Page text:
What’s the research have to say about making Friday through Sunday that much better…?
For The Most Part, Don’t Trust Your Instincts
Ever eat or drink too much, feel awful, then do it again… and feel awful again? As counterintuitive as it may sound, we’re actually pretty bad about remembering what really makes us happy.
Reading Harvard happiness expert Daniel Gilbert’s bestselling book Stumbling on Happiness my main takeaway was this:
In Gilbert’s own words (and backed up by many studies):
When most of us have leisure time, do we do what truly makes us happy or do we opt for what’s easy? Easy wins it most of the time.
The things we frequently choose to reduce stress are often the least effective:
So What Works?
Spending time with friends on the weekends definitely helps:
But you knew that already. What are we missing?
Research shows that “mastery experiences” are also key to helping people recover from the workweek.
So what’s that mean? Doing stuff you’re good at and trying to get better.
Mastering a skill is stressful in the moment but makes us happier in the long term.
People who deliberately exercised their signature strengths on a daily basis — those qualities they were uniquely best at, the talents that set them apart from others – became significantly happier for months.
This has been shown repeatedly in research studies.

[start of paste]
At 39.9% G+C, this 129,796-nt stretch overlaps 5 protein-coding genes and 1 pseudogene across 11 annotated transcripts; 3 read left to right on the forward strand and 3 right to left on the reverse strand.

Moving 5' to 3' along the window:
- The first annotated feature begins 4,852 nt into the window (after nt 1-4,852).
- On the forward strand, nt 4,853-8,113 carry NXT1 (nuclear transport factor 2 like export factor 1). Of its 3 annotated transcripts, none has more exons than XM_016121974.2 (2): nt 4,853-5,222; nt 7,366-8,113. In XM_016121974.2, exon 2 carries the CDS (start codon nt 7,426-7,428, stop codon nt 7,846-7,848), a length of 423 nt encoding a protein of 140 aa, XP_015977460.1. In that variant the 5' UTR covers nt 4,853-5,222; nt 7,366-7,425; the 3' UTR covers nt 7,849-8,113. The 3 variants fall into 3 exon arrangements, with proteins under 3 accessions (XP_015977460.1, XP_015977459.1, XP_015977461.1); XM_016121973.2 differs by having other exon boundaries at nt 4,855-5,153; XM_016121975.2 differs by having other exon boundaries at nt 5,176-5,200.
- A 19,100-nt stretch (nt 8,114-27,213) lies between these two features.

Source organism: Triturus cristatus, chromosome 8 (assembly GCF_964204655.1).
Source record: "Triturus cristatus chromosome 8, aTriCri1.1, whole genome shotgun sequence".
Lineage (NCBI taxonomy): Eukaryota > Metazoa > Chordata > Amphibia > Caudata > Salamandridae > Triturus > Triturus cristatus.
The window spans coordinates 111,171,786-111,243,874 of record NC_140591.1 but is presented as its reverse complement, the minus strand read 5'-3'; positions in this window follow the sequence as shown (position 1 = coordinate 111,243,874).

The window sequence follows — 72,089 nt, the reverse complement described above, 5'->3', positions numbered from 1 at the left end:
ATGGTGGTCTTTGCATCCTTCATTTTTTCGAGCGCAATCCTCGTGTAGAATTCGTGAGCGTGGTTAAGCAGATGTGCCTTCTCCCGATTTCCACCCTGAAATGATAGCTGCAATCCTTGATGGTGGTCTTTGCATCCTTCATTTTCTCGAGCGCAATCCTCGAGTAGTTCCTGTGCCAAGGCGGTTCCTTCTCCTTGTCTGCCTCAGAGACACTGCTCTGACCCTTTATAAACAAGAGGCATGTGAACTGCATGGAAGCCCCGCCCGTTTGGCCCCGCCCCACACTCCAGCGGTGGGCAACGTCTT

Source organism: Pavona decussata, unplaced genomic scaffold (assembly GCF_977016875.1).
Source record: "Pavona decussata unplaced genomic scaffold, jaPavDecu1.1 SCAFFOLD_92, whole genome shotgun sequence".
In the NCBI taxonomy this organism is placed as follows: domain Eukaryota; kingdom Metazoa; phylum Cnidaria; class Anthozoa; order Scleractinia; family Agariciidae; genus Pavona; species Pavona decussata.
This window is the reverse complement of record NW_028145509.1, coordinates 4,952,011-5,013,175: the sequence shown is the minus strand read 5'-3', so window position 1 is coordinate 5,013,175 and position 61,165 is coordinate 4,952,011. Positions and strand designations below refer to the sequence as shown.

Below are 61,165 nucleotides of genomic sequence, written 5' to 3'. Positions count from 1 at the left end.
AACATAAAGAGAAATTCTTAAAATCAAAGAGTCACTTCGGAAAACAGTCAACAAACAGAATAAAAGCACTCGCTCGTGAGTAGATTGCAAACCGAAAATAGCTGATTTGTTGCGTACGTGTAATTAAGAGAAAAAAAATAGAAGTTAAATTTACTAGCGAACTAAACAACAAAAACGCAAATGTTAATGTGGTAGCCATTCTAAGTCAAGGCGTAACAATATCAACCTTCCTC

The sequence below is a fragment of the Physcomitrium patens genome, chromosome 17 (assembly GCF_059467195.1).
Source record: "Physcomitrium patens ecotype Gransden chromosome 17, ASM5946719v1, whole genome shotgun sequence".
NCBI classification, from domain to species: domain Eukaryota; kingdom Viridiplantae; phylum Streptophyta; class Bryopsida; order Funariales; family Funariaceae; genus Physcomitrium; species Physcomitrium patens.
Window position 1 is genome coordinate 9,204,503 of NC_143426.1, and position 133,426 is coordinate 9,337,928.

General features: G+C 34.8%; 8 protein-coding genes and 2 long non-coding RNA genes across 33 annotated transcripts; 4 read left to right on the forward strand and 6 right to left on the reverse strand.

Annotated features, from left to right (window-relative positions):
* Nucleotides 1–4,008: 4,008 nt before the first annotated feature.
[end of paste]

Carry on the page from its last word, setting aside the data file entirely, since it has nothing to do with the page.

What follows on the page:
So practice a skill this weekend. Do what you’re good at and get better. Become an expert. (Here’s how.)
What Else Works?
There are other things that research has shown to help us decompress:
And wouldn’t it be great to have some luck this weekend? Luck isn’t magic. It’s been studied and there’s a science behind it.
The secret to being luckier is to be open to more opportunities, to interact with a large network of people, to break routines and keep a relaxed attitude toward life.
Final Note: The Week Isn’t That Bad
Studies show the saddest day of the week is actually Sunday. The research is pretty consistent — Mondays are never that bad and Fridays aren’t that great.
So why do we still not like Mondays? Because you’re focused about how you predict you’ll feel, not how you actually feel in the moment.
If you are dependent on your weekends to bring you happiness, you may want to look for another job. Studies show that people with good careers don’t experience as much of a boost on the weekends — because they don’t need to:
Weekends make much less difference for people who work in open and trusting environments. They simply exchange one set of friends for another on weekends.
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This piece originally appeared on Barking Up the Wrong Tree.